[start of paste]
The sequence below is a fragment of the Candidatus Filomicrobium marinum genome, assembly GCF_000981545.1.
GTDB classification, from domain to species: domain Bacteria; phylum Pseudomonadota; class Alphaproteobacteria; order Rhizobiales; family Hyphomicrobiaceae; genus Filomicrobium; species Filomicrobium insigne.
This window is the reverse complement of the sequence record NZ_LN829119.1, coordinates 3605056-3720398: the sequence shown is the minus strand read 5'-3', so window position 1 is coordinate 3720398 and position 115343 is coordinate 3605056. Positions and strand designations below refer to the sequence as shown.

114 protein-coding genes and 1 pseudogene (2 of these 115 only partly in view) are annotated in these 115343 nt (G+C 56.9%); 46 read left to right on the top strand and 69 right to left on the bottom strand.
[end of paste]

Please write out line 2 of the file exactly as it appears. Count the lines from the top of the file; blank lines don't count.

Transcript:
GTDB classification, from domain to species: domain Bacteria; phylum Pseudomonadota; class Alphaproteobacteria; order Rhizobiales; family Hyphomicrobiaceae; genus Filomicrobium; species Filomicrobium insigne.